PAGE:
Possibly the greatest difficulty of all was the burden of successfully maintaining two separate tech stacks, with a great amount of duplication between the two. Models needed to be represented both in Rails and in Batman, and both had to be tested. Business logic was leaking into the client-side rather than being isolated to the server side, or would be duplicated in both. When we added additional mobile and point-of-sale clients to our offerings, any business logic isolated to the client-side had to be duplicated in these new clients as well. In cases where business logic was duplicated across different sides of the software, it would become ambiguous as to what was the correct or intended implementation.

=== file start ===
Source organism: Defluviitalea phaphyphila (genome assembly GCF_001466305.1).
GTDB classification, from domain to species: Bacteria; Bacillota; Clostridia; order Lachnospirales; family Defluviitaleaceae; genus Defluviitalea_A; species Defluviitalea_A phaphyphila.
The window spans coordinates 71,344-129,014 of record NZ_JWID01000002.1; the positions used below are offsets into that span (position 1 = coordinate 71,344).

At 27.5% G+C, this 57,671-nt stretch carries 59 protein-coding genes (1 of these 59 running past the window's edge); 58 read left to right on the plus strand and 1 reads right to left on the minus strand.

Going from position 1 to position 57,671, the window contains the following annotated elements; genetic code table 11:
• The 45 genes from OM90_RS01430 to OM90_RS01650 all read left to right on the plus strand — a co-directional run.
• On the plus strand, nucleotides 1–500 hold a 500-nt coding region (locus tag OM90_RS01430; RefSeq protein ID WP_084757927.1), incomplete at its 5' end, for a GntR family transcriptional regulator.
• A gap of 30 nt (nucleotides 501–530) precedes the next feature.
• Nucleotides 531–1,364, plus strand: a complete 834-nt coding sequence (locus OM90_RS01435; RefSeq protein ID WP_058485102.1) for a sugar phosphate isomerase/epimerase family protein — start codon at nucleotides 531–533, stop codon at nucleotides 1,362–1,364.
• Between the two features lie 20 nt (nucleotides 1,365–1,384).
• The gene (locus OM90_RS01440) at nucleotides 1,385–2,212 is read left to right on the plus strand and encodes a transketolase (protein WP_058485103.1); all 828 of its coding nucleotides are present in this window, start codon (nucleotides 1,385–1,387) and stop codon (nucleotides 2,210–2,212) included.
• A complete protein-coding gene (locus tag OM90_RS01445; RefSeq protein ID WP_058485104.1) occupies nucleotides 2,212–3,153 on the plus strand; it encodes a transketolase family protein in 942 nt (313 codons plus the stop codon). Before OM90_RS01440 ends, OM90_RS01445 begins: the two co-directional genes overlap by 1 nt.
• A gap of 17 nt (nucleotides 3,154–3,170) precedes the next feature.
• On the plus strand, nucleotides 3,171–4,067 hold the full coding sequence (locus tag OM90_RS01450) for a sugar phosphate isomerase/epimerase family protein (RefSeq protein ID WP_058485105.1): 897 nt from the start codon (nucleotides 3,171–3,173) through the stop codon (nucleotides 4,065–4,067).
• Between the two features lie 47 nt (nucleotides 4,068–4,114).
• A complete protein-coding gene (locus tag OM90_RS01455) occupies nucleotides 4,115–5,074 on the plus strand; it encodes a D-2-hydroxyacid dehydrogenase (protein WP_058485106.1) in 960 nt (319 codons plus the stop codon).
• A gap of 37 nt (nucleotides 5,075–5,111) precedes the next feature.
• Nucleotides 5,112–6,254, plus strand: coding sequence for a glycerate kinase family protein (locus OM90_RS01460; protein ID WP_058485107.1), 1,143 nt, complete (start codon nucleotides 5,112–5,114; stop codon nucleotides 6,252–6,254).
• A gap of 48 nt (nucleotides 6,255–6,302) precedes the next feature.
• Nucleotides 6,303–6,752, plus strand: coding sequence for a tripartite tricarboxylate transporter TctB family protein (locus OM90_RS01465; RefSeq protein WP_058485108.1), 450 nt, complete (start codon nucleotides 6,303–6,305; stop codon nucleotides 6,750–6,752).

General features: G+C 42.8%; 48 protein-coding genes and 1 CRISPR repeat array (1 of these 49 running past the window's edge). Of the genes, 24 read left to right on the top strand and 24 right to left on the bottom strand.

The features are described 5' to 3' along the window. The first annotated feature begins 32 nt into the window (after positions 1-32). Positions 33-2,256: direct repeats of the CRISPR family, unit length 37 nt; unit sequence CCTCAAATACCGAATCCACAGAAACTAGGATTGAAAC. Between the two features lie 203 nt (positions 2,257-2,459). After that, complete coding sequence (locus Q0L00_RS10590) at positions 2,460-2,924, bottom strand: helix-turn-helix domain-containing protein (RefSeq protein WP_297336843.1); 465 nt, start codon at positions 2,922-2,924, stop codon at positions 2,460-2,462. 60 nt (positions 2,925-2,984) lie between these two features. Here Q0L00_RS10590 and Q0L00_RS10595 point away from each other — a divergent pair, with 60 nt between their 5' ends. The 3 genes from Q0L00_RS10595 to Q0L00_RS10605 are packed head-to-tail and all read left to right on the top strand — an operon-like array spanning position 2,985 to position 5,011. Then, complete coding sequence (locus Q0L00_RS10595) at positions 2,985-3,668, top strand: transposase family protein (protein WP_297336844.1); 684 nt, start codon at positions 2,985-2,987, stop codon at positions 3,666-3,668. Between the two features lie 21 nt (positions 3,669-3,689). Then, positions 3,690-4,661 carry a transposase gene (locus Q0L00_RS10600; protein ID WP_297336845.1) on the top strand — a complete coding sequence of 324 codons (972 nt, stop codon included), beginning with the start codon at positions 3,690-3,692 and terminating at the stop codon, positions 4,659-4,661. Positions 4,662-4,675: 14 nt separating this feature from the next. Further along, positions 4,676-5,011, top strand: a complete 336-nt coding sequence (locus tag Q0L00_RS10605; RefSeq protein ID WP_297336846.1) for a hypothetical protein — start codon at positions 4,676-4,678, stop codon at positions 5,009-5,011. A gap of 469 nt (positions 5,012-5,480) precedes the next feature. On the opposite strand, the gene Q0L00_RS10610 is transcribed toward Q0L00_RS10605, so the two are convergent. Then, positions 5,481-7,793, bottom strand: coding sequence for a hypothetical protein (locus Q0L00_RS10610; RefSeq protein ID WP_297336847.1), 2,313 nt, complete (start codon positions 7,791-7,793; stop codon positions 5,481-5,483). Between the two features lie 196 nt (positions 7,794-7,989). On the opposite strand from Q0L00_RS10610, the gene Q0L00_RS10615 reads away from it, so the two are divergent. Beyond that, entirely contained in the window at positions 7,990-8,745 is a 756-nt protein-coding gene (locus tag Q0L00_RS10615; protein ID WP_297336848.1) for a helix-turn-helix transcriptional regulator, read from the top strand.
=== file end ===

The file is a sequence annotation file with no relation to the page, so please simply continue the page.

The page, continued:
DOM Hell aside, I think most of the business logic duplication would have been eliminated if Shopify had a Node back-end. Regardless the choice of back-end, this problem exists once you want to support multiple front-ends (ie. iOS, Android and web).
Because we chose a solution wherein simplicity and developer approachability was paramount, we were able to split work across many different teams - a luxury that was not previously possible. This resulted in rapid completion of the project, especially in comparison to the previous version, which had endured constantly moving goal posts.
I really think this is the main takeaway of why Rails is a good choice. There's still no full-stack framework that handles "developer approachability" on its level.